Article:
Sunday, March 22, 2015

Monica Lewinsky Is Patient Zero From Adult Cyberbullying


"Imagine walking a mile in someone else's headlines."

For over 20 years, Monica Lewinsky has been branded worldwide by Internet "stone throwers." That is what she calls those who continually and relentlessly publicly humiliate her about something that happened when she was 22. A lot of us have done what she did. Only for the rest of us, it may not have been plastered throughout the 24-hour news cycle or joked about on every television comedy hour and stand-up routine.

At age 25/26, I had an affair with my married boss that lasted over a year. I was fresh out of a divorce, in a new job and city, and was about a year into my singlehood. Unlike Lewinsky, I don't think I was in love with him. I might have been 22, when I married the first man I met after a volatile courtship that became only more capricious after the ceremony. I sewed my oats, big time, once the Decree Absolute was served. I was unabashedly brazen for at least 20 years.

When you look at Lewinsky's story in context, now that you know better and are not being influenced by the late-night comics and the pundit news media that gets its advertising dollars from piling on someone's misfortune and shame, you see just how tragic it is.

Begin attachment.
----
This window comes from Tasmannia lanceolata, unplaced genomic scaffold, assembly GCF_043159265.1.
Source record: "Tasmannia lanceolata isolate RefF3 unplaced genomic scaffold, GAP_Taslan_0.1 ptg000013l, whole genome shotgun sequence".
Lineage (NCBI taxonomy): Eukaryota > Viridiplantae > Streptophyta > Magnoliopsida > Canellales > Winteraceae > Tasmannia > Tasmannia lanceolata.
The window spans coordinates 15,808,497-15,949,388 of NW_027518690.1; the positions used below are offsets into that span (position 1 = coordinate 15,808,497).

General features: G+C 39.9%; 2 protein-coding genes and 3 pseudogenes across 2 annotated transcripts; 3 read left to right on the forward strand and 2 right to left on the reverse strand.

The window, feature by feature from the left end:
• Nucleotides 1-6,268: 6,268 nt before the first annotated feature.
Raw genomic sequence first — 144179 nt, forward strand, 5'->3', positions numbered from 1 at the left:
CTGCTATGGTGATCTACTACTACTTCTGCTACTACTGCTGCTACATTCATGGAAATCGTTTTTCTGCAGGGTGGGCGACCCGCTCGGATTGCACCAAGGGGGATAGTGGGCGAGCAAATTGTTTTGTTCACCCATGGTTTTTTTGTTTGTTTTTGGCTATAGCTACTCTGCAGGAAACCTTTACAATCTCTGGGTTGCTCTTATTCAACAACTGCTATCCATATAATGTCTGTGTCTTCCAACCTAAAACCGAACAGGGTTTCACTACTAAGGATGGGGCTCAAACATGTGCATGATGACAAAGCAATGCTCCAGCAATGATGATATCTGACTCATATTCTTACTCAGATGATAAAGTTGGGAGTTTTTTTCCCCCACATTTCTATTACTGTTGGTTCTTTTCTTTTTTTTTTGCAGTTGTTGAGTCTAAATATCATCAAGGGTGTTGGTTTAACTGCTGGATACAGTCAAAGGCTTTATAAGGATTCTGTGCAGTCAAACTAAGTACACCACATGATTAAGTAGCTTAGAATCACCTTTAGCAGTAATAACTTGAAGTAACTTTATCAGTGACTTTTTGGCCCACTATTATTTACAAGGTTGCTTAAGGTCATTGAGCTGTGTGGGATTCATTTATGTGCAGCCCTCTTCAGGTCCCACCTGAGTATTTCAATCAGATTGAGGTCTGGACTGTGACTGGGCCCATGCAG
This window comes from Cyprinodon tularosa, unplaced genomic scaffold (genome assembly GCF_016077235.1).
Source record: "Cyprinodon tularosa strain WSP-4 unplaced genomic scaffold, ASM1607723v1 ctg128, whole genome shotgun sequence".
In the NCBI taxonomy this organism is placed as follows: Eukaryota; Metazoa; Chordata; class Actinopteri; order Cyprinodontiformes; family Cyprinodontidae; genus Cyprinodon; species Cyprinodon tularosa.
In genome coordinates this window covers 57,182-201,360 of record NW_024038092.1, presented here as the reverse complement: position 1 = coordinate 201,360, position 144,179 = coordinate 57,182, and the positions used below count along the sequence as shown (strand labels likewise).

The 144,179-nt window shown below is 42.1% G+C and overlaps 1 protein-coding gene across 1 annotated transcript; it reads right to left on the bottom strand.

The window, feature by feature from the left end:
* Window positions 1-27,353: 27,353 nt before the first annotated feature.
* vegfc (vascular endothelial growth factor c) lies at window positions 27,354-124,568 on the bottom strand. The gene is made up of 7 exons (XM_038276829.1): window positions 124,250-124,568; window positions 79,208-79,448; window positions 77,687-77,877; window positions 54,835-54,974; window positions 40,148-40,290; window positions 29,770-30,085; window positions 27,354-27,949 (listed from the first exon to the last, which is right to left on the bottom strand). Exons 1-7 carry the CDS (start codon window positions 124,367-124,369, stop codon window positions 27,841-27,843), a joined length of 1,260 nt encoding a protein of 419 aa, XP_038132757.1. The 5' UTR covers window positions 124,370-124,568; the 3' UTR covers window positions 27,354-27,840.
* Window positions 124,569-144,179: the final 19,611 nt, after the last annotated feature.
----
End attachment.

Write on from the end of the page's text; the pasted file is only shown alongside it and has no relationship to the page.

I remember when her nightmare started. It didn't sit right with me that it was her so-called friend, a confidant, who secretly recorded their private conversations and shared them with the world. I needed a shower after just hearing that. There can be no greater betrayal. I'm fortunate that a lot of my escapades were done before the Internet. However, who knows if someone had some sort of recording device or secret pictures that are now circulating on the deep web.

A lot of people can relate to Lewinsky's Internet experience. Just ask anyone who has been cyberbullied, who have had their personal reputation disparaged by a dedicated web page or had their private moments and words shared publicly without permission and without context.

Kudos to Lewinsky for finding her voice. She has become my personal hero as a result. Her message is clear and echos what I have been working on for the past couple of years: clean up the Internet one post at a time. How you do that is a) post positively and b) report bullying.